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Trying and Catching Exceptions in Perl

Perl eval Function and Error Checking Part 2

Perl Course

Foreword: In this part of the series I explain the new way to handle errors.

By: Chrysanthus Date Published: 23 Nov 2015

Introduction

This is part 2 of my series, Perl eval Function and Error Checking. In this part of the series I explain the new way to handle errors. You should have read the previous part of the series before coming here, as this is a continuation.

Programming Errors
There are three types of programming errors. In other words, there are three types of errors that can occur in a program. You have Syntax Errors, Logic Errors and Runtime Errors.

Syntax Errors
This is the wrong use of syntax. These errors are wrong statements. When you type a statement, which is wrong, that is a syntax error. Such a statement cannot be executed. For example, in a statement you can type a variable without the $ sign. Under this condition, your program does not work. Depending on how you configure your Perl installation, such an error might be indicated by Perl to the output device just before the program is to be executed, when you give a command to run the program. With a syntax error, the program is not executed.

Logic Errors
In this case, Perl understands your program very well; the program is executed. However, the program will not do what you wanted it to do. It will do something slightly different or completely different. The fault is yours. For example, a loop that is required to do 10 iterations might do 5 iterations, because you coded it mistakenly to do 5 iterations. Another example is that a loop might iterate infinitely, because the condition you gave for the loop made it that way. Logic Errors occur when the program is being executed. The only way to solve this problem is to test your program very well before you hand it to the customer (who asked for it).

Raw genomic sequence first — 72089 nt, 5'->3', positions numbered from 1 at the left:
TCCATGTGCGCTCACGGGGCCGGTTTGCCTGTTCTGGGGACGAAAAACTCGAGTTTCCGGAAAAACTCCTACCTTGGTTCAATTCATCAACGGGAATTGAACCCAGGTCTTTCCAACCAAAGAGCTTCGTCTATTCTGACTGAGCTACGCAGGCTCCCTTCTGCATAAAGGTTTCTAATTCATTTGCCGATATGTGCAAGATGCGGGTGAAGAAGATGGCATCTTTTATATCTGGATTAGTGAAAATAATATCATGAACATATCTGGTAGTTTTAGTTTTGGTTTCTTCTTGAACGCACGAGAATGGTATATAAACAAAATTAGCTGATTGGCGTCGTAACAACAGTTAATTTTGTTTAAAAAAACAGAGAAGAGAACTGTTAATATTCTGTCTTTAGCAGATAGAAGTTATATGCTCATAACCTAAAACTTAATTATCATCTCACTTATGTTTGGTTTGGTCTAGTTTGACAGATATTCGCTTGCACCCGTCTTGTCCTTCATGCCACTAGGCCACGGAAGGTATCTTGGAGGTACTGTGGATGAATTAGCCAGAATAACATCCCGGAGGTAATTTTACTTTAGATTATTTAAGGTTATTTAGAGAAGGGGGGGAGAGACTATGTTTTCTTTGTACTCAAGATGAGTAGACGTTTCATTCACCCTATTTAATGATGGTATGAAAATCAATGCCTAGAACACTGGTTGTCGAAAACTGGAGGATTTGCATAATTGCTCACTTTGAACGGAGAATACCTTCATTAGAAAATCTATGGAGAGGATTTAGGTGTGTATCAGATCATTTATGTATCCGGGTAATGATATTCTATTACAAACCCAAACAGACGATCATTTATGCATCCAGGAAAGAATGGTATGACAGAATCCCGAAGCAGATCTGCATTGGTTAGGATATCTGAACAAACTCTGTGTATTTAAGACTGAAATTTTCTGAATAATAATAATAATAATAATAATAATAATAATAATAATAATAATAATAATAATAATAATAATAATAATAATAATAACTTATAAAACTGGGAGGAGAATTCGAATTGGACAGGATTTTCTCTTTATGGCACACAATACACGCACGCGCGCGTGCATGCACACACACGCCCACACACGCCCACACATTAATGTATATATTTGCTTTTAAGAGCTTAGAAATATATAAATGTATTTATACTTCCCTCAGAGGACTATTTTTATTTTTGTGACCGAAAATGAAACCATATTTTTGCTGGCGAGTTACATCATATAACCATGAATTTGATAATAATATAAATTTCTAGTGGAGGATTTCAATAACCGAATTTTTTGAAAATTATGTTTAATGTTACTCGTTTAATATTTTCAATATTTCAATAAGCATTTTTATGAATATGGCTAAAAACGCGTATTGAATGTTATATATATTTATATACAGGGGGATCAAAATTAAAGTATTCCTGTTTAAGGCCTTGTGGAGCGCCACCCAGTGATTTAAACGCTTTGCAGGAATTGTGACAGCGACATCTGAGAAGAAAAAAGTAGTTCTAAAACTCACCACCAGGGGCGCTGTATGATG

Runtime Errors
Runtime errors occur when the program is being executed as a result of the fact that you did not take certain factor into consideration when coding. For example, let us say your code is to divide 8 by some denominator that the user inputs. If the user inputs 2, the division will work, giving you 4 as answer. If the user inputs zero, the division will not work, because 8/0 is undefined. When a runtime error occurs your program normally crashes (and stops). To solve runtime errors, you have to write extra code that will prevent the execution of the particular code segment or statement from taking place, under certain conditions. In this division example, you have to write code that will prevent division by zero from taking place, and possibly informing the user of the mistake he made by inputting zero as a denominator.

Preventing Runtime Errors
The following code illustrates how to prevent the above error (division by zero).

use strict;

my $numerator = 8;
my $denominator = 2;

        if ($denominator != 0 )
         {
                my $answer = $numerator/$denominator;
                print $answer;
         }
        else
         {
                print "Division by zero is not allowed!";
         }

The particular code segment here is that of the if-block. Read and try the above code if you have not done so. The code should be self-explanatory. Change the value of the denominator from 2 to 0 and try the code again.

Trying and Catching
The two main syntaxes for the eval function are:

    eval EXPR

and

    eval BLOCK;

Now, for both syntaxes, if there is a syntax error or runtime error, or a die statement is executed, eval returns undef in scalar context or an empty list in list context, and the special variable, $@ is set to the error message. If there is no error, $@ is set to the empty string.

The modern way to code error is to place the code that can have runtime error in the eval block. Under this condition, this block is called the try block. Any error message from the eval block goes to the special variable, $@. This is a scalar variable. This error message can be treated (displayed) in an anonymous block called the catch block. The above code is rewritten as follows:

use strict;

my $numerator = 8;
my $denominator = 0;

    eval  #try
        {
            my $answer = $numerator/$denominator;
            print $answer;
        };
       #catch
        {
            print $@;
        }

I tried the code and I had,

    Illegal division by zero at C:\temp.pl line 8.

Well, you can still use the $@ variable without the anonymous block. I have used the block just to make similarity with other languages.

Caution: Use this try-catch error scheme only in your main Perl program. Do not use it in a module, until the developers of Perl say it is safe for us to do so. For now, it is safe to use it in your main program such as the one above but not in a module. You can use the eval BLOCK in a module, but not to catch exception (error).

That is it for this part of the series.

Chrys

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